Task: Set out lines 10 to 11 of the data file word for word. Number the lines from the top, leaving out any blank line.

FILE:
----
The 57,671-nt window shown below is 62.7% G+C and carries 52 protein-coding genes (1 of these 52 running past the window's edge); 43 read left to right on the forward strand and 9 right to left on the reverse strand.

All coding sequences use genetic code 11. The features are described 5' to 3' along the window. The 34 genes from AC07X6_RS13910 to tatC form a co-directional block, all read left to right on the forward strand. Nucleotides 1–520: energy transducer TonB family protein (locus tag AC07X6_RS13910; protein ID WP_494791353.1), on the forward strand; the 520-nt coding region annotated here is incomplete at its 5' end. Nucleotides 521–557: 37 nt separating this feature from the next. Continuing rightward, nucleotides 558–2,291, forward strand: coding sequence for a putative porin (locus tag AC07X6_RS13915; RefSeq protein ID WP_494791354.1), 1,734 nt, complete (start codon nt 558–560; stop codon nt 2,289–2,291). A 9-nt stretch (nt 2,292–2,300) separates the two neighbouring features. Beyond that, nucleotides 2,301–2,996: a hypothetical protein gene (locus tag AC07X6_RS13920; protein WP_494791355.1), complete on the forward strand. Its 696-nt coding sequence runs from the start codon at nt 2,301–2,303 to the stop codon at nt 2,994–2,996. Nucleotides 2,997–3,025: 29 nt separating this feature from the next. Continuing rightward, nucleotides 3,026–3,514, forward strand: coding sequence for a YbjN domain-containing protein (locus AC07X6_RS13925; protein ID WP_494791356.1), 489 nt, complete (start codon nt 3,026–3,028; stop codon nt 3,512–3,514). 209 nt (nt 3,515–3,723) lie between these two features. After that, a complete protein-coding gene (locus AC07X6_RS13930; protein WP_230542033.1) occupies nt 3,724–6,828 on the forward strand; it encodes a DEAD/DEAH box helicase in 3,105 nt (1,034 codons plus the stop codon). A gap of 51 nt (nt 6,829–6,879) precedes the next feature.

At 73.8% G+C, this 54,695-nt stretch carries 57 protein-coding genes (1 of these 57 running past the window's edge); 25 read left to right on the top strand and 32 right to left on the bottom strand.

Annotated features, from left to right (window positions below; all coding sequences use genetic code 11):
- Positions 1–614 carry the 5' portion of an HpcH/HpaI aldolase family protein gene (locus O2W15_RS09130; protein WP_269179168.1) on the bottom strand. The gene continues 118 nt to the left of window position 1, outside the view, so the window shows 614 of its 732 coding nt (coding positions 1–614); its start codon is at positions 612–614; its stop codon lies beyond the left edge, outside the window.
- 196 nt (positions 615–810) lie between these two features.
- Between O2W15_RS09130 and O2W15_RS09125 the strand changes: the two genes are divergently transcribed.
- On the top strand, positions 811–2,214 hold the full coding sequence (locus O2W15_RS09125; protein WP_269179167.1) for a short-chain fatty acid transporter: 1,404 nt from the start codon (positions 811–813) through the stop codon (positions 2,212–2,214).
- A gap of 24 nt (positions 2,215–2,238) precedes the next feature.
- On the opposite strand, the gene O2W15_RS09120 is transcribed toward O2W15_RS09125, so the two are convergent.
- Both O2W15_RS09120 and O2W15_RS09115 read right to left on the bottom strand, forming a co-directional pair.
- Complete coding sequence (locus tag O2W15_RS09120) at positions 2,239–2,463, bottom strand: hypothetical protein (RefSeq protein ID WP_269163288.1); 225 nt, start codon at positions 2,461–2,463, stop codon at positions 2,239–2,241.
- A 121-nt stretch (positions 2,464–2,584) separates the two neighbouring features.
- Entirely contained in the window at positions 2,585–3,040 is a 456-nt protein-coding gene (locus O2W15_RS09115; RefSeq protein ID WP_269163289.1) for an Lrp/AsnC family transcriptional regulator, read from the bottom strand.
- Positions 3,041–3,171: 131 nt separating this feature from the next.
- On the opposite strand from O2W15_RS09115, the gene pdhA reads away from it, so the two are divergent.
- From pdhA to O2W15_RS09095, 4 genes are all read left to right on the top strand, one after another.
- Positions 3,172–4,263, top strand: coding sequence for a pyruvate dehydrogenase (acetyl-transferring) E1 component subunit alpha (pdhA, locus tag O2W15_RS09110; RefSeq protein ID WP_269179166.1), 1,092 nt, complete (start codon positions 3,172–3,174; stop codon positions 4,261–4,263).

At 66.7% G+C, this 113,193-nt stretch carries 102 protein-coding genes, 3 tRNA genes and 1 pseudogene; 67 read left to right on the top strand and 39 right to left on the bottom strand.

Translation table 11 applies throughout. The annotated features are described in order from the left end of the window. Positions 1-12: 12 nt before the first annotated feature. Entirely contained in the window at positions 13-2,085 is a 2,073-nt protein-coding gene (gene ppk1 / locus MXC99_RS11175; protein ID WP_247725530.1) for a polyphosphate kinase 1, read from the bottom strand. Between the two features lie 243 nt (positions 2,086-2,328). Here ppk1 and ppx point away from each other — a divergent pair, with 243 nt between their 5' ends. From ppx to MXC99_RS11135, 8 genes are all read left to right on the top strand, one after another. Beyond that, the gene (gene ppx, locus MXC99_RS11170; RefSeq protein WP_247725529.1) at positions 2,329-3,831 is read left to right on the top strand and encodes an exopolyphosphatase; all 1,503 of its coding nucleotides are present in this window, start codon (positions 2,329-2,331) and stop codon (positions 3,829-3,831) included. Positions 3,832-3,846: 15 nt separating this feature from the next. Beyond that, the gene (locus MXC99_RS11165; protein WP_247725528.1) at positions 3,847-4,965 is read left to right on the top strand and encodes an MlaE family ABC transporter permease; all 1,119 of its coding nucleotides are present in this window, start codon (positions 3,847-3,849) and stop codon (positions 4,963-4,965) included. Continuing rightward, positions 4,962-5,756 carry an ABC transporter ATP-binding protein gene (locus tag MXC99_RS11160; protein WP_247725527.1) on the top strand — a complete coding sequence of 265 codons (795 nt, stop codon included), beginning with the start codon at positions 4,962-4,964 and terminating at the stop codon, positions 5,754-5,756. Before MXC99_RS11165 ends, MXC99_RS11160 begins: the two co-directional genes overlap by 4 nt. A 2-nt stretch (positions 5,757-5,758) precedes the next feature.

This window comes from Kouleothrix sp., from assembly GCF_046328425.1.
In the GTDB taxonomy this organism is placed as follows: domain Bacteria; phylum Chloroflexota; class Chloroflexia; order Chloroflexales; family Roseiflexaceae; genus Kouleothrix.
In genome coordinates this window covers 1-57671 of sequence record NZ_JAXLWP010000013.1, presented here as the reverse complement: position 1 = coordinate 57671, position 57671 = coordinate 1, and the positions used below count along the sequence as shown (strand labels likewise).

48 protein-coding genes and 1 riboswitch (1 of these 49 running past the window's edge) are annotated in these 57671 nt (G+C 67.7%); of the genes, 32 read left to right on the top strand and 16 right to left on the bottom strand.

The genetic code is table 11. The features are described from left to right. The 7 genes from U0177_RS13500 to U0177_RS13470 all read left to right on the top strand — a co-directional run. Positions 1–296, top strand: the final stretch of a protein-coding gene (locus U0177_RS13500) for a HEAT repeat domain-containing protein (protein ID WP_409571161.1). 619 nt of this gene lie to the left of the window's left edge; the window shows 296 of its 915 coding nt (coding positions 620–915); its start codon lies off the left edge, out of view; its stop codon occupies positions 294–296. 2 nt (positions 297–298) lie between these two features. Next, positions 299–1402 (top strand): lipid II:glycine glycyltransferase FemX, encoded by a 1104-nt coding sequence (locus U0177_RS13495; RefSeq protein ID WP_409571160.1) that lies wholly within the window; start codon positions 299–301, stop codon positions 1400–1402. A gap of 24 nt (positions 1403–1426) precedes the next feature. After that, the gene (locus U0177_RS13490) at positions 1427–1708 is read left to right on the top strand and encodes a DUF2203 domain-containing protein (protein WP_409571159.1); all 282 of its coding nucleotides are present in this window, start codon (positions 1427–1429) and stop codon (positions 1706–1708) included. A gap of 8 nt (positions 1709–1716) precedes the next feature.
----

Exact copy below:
- On the opposite strand, the gene O2W15_RS09120 is transcribed toward O2W15_RS09125, so the two are convergent.
- Both O2W15_RS09120 and O2W15_RS09115 read right to left on the bottom strand, forming a co-directional pair.